Tuesday, December 11, 2007

Mozart as traveller

How many years of his too-short life did Mozart spend on the road? He traveled under conditions we would consider hideous. Yet he didn't seem to object much to the cold, the bumpiness, the length of time it took to go from one place to another. Sometimes he traveled in rented carriages. At times he, or his father, owned a horse and carriage. We think nothing of our celebrities jetting or bussing (their own, of course) from one venue to another and climbing up on the stage to perform, but can we imagine what Mozart's life was like until he settled in the ironically fateful Vienna?

Monday, October 02, 2006


Mozart was born in Saltzburg, Austria. Nearly everyone knows this. The fact that this is a general assumption about Mozart may cloud the signficance the town represents.

Saltzburg was named for the deep salt mines in the foothills of the Obersaltzburg outside of the town. The resources the mine provided were endless and the main source of income for the townspeople.
So what? We ask. It's so simple, it's right under our noses.

Mozart was born in a town named for the common spice that enhances flavor to our lives. In fact, Jesus spoke of it 2,000 years ago. What good is salt, if the salt has lost its flavor? You are the salt of the earth.
Salt is the spice of the common man. Mozart was born in a town filled with common men. He could have chosen to be a part of this town, while retaining his own uniqueness. Fate and his father had other plans. Leopold didn't want his children to end up performing for free for the ungrateful townsfolk. So he decided to leap as high as possible and make a name for himself and his prodigious children at the high courts of Europe. Later, Mozart himself disdained Saltzburg as common, and chose to remain in Vienna, where tragedy circled him like a raging lion and ultimately consumed him.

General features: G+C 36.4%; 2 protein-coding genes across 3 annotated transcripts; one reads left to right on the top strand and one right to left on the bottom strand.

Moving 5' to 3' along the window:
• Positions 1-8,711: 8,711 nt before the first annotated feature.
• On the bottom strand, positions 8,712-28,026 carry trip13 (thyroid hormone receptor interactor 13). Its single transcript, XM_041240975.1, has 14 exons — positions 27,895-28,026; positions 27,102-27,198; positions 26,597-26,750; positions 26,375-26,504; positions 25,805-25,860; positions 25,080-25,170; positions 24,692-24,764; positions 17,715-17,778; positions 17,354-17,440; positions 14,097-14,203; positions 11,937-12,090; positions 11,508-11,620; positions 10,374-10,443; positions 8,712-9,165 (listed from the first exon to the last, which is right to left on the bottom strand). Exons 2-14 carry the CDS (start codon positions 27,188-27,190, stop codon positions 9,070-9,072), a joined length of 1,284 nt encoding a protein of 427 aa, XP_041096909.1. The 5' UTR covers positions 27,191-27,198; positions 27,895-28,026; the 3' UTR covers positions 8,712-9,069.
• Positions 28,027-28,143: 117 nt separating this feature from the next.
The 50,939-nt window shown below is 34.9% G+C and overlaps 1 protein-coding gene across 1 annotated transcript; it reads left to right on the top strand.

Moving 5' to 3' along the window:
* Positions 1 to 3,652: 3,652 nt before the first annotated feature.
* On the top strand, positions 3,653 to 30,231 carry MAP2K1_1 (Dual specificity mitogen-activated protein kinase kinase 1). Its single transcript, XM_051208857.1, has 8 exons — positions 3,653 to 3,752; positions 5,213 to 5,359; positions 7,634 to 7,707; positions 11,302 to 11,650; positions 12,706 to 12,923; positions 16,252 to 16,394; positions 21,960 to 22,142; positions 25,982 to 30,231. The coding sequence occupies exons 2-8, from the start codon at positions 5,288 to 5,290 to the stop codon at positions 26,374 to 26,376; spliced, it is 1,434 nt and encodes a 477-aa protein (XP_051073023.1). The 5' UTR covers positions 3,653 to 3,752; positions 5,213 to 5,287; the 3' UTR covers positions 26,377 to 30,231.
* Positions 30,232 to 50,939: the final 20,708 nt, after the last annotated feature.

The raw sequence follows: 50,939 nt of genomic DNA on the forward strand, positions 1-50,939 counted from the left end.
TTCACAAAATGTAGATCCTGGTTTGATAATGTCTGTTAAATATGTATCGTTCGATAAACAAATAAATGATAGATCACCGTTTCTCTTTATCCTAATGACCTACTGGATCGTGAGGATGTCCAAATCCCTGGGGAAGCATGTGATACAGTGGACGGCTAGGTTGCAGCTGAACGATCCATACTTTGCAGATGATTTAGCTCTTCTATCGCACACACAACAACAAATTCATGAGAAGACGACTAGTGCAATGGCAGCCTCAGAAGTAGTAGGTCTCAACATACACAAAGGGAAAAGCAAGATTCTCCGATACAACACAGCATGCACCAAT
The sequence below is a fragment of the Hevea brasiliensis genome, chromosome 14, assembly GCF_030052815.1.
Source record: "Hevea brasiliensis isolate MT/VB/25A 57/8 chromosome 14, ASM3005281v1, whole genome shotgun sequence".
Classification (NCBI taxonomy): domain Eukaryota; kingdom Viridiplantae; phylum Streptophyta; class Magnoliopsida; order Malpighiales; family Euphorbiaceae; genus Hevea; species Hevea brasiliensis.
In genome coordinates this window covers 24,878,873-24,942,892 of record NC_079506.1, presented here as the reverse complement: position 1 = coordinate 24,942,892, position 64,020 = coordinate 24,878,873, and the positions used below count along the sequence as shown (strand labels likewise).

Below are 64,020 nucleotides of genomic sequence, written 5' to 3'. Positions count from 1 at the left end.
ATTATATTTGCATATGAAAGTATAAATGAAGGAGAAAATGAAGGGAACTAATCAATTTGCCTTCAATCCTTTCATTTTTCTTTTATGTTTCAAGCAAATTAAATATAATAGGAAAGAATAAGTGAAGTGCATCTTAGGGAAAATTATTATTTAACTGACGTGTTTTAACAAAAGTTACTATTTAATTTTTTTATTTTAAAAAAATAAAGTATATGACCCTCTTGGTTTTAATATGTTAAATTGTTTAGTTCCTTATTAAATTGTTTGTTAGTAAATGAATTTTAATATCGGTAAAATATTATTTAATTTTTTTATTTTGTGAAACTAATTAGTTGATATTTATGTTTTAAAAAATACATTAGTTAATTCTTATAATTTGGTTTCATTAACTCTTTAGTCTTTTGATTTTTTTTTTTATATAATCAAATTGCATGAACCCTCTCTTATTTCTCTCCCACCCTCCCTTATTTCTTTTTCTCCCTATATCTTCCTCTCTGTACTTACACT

Rethinking Mozart

How old were you when you first heard the name 'Mozart'? Too young even to remember? How old were you when you could pick his music out from pieces played on the radio, or perhaps by a parent? It would be oversimplifying to say that familiarity breeds contempt in the case of Mozart. Familiarity may, however, cause us to be superficial in our understanding, and complacent in our acceptance of what we are told to think about him.

In this special 250th celebration of his birth, it is my wish to contribute to a re-orienting of some of the concepts involved with Mozart and, in the process, perhaps shed new light on additional areas of his genius.